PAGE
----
The Return of No. 54? Lehman Learning in Middle

Former Oklahoma standout and second-round pick Teddy Lehman is making strides at the middle linebacker position, where he is competing with veteran Earl Holmes. Thus far, the Lions like what they see in their new No. 54.

Barking out signals, directing defensive traffic, and chasing down the opposition's running back with terrific speed and agility. As No. 54 relies upon instinct to sniff out the offensive play, memories of former Lions' middle linebacker Chris Spielman flood the mind.

And rookie linebacker Teddy Lehman is simply trying to avoid making a mistake.

Teddy Lehman, a former Oklahoma standout and April's second-round pick. The new No. 54 in Detroit.

The plan with Lehman all along was to eventually work him into the middle linebacker position, despite playing on the outside in college. With great instincts, speed, and keen leadership ability, the writing was on the wall: Lehman's NFL position would be in the middle.

One week into training camp, he is already pushing veteran and current starter Earl Holmes.

"He's got a good guy to learn from, not only (defensive coordinator) Dick Jauron and (linebackers coach) Richard Smith coaching him, but Earl Holmes playing the same position," said head coach Steve Mariucci. "Earl is pretty good about sharing information even though he is competing for a spot. Teddy didn't come in here and get thrown to the wolves, 'Here, learn it,' on a daily basis.

"He's got somebody else to watch who has been there, done that. He is on a fast track to learn this, but he doesn't have to start in the first game."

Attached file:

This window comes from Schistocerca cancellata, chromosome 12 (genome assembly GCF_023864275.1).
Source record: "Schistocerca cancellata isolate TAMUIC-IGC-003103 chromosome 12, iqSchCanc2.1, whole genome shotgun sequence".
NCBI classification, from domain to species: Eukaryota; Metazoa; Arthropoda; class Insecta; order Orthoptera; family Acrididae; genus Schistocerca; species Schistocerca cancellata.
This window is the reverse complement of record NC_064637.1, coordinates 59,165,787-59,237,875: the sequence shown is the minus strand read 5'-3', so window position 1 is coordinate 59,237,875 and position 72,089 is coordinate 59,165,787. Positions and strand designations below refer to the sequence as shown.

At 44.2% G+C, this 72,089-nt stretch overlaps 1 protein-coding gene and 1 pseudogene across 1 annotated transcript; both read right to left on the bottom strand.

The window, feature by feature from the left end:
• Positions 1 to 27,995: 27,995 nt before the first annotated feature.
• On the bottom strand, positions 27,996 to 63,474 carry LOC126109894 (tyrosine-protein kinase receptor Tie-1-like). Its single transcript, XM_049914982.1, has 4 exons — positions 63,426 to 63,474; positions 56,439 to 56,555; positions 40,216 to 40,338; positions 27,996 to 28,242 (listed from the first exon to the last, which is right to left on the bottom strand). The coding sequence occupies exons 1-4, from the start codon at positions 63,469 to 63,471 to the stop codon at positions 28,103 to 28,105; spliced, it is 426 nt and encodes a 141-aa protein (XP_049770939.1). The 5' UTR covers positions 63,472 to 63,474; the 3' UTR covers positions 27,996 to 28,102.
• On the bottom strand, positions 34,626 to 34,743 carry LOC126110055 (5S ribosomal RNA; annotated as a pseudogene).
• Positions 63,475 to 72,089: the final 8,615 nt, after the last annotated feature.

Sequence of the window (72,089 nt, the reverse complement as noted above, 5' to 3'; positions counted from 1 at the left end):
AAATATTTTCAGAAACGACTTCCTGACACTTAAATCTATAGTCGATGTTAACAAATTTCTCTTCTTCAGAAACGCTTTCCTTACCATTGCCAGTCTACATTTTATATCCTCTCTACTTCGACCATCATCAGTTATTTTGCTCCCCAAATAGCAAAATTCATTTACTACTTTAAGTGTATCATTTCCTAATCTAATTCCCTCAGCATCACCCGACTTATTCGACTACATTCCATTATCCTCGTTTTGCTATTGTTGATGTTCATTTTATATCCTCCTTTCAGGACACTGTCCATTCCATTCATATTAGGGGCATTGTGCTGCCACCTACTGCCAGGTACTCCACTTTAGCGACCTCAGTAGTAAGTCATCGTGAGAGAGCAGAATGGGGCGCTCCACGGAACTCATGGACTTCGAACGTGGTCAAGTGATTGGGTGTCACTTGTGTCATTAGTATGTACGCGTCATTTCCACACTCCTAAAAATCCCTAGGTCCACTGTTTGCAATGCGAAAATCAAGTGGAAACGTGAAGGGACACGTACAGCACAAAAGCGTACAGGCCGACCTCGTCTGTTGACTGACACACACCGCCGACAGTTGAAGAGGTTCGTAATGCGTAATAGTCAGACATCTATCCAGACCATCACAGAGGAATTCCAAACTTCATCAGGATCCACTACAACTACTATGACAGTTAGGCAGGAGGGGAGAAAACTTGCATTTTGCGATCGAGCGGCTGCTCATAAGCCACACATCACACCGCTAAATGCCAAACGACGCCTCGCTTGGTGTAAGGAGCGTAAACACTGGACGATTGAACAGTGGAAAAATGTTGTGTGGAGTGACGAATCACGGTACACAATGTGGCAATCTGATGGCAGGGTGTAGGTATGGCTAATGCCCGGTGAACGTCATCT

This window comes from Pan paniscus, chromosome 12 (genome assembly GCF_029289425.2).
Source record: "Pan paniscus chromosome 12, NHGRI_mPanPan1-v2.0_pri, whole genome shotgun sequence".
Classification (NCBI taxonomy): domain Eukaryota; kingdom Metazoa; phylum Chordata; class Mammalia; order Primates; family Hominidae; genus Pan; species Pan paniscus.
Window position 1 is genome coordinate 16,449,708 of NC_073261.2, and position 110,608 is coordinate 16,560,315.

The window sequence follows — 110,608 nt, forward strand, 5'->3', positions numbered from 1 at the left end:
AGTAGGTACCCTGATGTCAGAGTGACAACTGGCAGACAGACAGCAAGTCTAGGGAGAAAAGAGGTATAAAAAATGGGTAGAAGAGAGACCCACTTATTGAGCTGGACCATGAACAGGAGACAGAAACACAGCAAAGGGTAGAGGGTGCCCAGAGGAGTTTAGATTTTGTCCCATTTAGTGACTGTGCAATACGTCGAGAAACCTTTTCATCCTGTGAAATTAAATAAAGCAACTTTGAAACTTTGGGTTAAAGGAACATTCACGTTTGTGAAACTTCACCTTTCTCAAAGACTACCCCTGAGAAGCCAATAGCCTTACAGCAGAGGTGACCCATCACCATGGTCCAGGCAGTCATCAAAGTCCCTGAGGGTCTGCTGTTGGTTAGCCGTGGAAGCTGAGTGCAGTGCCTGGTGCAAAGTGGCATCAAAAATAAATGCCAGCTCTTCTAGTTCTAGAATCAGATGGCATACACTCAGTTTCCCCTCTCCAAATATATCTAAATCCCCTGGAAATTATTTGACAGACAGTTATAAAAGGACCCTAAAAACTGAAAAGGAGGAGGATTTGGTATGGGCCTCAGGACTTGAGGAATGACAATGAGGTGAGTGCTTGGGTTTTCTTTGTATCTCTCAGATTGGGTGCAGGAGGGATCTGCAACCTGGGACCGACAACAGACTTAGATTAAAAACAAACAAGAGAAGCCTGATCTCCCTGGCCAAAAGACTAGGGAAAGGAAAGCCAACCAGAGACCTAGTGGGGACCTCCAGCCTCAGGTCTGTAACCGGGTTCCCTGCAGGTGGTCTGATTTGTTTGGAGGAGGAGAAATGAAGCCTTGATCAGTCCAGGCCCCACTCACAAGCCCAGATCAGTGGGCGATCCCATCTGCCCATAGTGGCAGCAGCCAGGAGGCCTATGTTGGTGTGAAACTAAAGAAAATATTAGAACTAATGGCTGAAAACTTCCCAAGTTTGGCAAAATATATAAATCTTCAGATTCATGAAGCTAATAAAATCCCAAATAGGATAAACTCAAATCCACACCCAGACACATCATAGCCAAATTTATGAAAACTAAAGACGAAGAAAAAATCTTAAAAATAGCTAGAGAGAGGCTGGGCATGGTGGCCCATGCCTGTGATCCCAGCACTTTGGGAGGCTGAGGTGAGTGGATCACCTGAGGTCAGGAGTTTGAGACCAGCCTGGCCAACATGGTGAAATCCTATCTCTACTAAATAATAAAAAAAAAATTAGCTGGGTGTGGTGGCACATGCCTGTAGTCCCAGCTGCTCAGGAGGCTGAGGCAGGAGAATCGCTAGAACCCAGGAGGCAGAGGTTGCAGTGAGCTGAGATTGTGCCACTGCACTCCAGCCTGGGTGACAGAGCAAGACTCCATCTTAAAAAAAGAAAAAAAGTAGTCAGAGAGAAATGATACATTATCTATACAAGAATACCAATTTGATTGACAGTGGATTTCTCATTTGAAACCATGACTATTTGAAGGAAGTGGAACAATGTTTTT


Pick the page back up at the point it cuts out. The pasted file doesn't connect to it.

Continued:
At Oklahoma, Lehman played primarily on the outside, and had a specific assignment within each defensive package. Although that leveraged his speed and instincts, he possesses even more skills that can be utilized in the middle.

"When you play inside, you've got things going on both sides of you, plus he's making the calls and he's got to communicate very well," Mariucci said, in regards to the middle linebacker position. "He's got a good voice. He communicates well. He's a confident guy. When he says something, he means it. He just has to get reps in the middle.

"There is a certain learning curve that is going to take place over time, but we think that he can be a long-term middle linebacker, but he is behind Earl Holmes still."

After losing outside linebacker Barrett Green in free-agency, the Lions were able to use draft-day trades to secure Lehman early in the second round – a steal according to most draft experts. But after taking linebacker Alex Lewis in the fifth round, to compliment last year's selections Boss Bailey and James Davis, both outside linebackers, the Lions' plans became blatantly obvious. Handing him No. 54 solidified the notion.

Davis has recognized Lehman's progress already.

"After five days I feel like Teddy's a real good player," said Davis, who was chosen out of West Virginia last year. "I see him on the field and he's doing some amazing things, so he's surprised me a lot. I feel like he's going to be a real good player. He's going to come along real good."

Still, Mariucci isn't quite ready to hand over the reigns just yet.

"Earl is the incumbent (starter)," said Mariucci. "He's our veteran and he knows our defense very well. He's got a lot of experience in this league, so right now it's his job to keep, to share, or however we end up playing him.

"Right now Earl is doing a good job and I think they're pushing each other. Earl is a better player now than he was a year ago because he was new to our scheme last year. So we've got a couple of middle linebackers there that we like."

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